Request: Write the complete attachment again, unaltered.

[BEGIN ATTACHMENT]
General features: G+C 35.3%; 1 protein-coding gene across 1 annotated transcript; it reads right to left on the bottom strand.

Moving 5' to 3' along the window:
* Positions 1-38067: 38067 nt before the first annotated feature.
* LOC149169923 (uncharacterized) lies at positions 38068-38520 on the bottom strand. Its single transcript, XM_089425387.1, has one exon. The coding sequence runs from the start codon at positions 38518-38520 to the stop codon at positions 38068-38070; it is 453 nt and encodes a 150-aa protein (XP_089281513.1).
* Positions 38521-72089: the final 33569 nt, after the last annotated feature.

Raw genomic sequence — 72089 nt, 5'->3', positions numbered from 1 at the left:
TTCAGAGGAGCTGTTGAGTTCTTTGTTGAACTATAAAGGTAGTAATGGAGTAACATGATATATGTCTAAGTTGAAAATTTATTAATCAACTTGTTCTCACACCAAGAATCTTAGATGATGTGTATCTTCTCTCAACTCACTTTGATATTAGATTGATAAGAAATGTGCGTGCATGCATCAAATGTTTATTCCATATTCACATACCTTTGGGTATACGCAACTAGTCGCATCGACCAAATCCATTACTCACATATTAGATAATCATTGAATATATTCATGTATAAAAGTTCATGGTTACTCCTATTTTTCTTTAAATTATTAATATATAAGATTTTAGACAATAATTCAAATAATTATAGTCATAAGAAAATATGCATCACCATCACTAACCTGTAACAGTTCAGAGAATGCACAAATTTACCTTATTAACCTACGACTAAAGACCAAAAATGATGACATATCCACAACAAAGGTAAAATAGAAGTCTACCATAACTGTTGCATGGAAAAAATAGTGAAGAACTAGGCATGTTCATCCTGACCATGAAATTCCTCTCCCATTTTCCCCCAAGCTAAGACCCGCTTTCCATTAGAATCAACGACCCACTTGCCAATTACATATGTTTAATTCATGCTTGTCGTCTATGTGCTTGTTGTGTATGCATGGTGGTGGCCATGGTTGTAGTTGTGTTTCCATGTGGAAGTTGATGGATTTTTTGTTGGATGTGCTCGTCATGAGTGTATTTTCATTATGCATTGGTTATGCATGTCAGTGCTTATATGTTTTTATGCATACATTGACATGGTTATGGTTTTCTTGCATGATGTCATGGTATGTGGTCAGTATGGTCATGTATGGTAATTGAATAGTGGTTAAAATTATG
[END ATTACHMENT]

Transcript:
General features: G+C 35.3%; 1 protein-coding gene across 1 annotated transcript; it reads right to left on the bottom strand.

Moving 5' to 3' along the window:
* Positions 1-38067: 38067 nt before the first annotated feature.
* LOC149169923 (uncharacterized) lies at positions 38068-38520 on the bottom strand. Its single transcript, XM_089425387.1, has one exon. The coding sequence runs from the start codon at positions 38518-38520 to the stop codon at positions 38068-38070; it is 453 nt and encodes a 150-aa protein (XP_089281513.1).
* Positions 38521-72089: the final 33569 nt, after the last annotated feature.

Raw genomic sequence — 72089 nt, 5'->3', positions numbered from 1 at the left:
TTCAGAGGAGCTGTTGAGTTCTTTGTTGAACTATAAAGGTAGTAATGGAGTAACATGATATATGTCTAAGTTGAAAATTTATTAATCAACTTGTTCTCACACCAAGAATCTTAGATGATGTGTATCTTCTCTCAACTCACTTTGATATTAGATTGATAAGAAATGTGCGTGCATGCATCAAATGTTTATTCCATATTCACATACCTTTGGGTATACGCAACTAGTCGCATCGACCAAATCCATTACTCACATATTAGATAATCATTGAATATATTCATGTATAAAAGTTCATGGTTACTCCTATTTTTCTTTAAATTATTAATATATAAGATTTTAGACAATAATTCAAATAATTATAGTCATAAGAAAATATGCATCACCATCACTAACCTGTAACAGTTCAGAGAATGCACAAATTTACCTTATTAACCTACGACTAAAGACCAAAAATGATGACATATCCACAACAAAGGTAAAATAGAAGTCTACCATAACTGTTGCATGGAAAAAATAGTGAAGAACTAGGCATGTTCATCCTGACCATGAAATTCCTCTCCCATTTTCCCCCAAGCTAAGACCCGCTTTCCATTAGAATCAACGACCCACTTGCCAATTACATATGTTTAATTCATGCTTGTCGTCTATGTGCTTGTTGTGTATGCATGGTGGTGGCCATGGTTGTAGTTGTGTTTCCATGTGGAAGTTGATGGATTTTTTGTTGGATGTGCTCGTCATGAGTGTATTTTCATTATGCATTGGTTATGCATGTCAGTGCTTATATGTTTTTATGCATACATTGACATGGTTATGGTTTTCTTGCATGATGTCATGGTATGTGGTCAGTATGGTCATGTATGGTAATTGAATAGTGGTTAAAATTATG